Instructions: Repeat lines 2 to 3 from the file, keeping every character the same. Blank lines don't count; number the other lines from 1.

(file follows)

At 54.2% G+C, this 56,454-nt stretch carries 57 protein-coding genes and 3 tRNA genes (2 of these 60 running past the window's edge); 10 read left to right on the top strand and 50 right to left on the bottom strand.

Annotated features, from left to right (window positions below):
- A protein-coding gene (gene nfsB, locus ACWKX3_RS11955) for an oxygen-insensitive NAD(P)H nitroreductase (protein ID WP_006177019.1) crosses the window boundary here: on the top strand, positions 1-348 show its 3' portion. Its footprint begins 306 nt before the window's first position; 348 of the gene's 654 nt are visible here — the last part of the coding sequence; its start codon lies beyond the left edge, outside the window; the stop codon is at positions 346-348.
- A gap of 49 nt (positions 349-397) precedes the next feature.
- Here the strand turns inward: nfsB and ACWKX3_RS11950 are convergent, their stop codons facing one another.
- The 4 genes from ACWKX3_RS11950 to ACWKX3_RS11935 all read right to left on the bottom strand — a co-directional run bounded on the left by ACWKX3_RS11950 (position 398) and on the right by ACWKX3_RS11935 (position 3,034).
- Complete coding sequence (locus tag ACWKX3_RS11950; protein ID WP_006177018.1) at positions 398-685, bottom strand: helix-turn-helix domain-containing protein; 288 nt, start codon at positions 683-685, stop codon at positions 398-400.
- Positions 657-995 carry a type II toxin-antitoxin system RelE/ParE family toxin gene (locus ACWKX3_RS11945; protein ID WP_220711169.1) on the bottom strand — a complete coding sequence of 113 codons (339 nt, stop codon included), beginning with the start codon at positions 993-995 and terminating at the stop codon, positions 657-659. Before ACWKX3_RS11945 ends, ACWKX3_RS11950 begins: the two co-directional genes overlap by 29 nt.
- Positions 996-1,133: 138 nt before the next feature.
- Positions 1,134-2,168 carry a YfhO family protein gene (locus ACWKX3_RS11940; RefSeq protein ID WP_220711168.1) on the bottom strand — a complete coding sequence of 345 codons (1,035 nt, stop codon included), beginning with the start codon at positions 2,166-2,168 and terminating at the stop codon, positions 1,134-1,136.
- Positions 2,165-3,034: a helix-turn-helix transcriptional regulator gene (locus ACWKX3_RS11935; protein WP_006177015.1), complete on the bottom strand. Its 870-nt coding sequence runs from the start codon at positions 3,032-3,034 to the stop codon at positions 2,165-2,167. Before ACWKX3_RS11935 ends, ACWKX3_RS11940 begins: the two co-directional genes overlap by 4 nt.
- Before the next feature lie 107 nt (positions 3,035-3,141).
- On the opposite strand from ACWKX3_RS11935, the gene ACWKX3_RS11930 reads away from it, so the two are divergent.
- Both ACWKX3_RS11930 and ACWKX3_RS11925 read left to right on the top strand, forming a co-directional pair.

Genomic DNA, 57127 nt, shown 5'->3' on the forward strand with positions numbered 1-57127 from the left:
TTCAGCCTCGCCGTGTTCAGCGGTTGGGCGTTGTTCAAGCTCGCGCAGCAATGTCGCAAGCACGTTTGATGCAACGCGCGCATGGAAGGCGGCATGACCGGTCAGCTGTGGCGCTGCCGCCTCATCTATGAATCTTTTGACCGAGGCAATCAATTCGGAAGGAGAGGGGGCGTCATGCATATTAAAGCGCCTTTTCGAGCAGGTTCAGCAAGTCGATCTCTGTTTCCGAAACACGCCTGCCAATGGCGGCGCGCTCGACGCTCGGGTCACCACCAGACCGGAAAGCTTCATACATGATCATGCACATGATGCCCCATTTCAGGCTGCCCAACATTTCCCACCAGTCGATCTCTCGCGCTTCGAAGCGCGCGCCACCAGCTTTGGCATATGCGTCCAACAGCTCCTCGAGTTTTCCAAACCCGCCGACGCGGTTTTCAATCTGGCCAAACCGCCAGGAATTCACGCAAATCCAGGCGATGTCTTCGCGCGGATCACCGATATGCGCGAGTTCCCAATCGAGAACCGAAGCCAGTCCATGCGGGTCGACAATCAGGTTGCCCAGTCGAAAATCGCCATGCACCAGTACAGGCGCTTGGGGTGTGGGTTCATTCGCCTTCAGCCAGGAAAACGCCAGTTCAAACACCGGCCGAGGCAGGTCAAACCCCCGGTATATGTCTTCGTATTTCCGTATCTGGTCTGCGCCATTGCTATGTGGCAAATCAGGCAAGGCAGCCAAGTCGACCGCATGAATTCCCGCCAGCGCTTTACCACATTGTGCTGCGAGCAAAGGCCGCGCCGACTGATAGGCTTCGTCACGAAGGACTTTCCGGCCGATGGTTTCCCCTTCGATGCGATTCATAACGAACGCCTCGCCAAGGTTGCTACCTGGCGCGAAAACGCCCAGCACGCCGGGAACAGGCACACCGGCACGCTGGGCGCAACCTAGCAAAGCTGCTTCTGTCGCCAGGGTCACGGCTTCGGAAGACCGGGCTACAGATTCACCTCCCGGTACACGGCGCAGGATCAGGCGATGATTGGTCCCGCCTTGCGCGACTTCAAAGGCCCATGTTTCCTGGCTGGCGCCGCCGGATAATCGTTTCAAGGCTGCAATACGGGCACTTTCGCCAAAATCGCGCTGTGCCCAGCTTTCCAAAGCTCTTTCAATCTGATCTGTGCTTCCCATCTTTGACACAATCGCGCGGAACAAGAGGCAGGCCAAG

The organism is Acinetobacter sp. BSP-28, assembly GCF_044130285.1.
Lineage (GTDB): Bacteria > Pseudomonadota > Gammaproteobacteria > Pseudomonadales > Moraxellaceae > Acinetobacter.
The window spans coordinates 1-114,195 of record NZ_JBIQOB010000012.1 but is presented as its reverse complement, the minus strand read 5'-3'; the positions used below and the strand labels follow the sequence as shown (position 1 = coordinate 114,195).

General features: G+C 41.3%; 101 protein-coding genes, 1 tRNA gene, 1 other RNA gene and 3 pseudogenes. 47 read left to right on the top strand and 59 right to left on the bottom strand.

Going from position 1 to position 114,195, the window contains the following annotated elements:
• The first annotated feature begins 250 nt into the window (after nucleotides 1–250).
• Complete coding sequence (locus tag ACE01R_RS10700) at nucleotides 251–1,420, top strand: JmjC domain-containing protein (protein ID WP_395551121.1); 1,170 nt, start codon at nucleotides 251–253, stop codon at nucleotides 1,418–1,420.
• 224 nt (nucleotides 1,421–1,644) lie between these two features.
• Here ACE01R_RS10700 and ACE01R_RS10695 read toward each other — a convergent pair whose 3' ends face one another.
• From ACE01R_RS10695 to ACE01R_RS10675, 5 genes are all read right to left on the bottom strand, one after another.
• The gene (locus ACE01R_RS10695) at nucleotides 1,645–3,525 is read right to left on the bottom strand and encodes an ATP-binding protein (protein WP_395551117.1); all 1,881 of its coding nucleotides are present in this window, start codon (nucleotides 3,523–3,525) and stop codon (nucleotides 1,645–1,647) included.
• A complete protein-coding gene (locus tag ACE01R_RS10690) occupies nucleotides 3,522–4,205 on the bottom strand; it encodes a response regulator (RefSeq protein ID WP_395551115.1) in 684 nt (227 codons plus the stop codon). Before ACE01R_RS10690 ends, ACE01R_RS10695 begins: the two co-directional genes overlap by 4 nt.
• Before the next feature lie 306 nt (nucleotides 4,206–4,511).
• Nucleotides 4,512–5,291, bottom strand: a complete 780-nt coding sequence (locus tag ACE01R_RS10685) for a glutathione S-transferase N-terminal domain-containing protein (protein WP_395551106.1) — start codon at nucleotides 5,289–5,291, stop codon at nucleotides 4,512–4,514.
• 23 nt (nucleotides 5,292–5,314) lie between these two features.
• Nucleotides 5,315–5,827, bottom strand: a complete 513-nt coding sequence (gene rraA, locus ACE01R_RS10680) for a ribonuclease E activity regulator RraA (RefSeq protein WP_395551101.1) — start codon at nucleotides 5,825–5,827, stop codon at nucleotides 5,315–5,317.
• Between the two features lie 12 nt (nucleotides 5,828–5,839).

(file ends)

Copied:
Annotated features, from left to right (window positions below):
- A protein-coding gene (gene nfsB, locus ACWKX3_RS11955) for an oxygen-insensitive NAD(P)H nitroreductase (protein ID WP_006177019.1) crosses the window boundary here: on the top strand, positions 1-348 show its 3' portion. Its footprint begins 306 nt before the window's first position; 348 of the gene's 654 nt are visible here — the last part of the coding sequence; its start codon lies beyond the left edge, outside the window; the stop codon is at positions 346-348.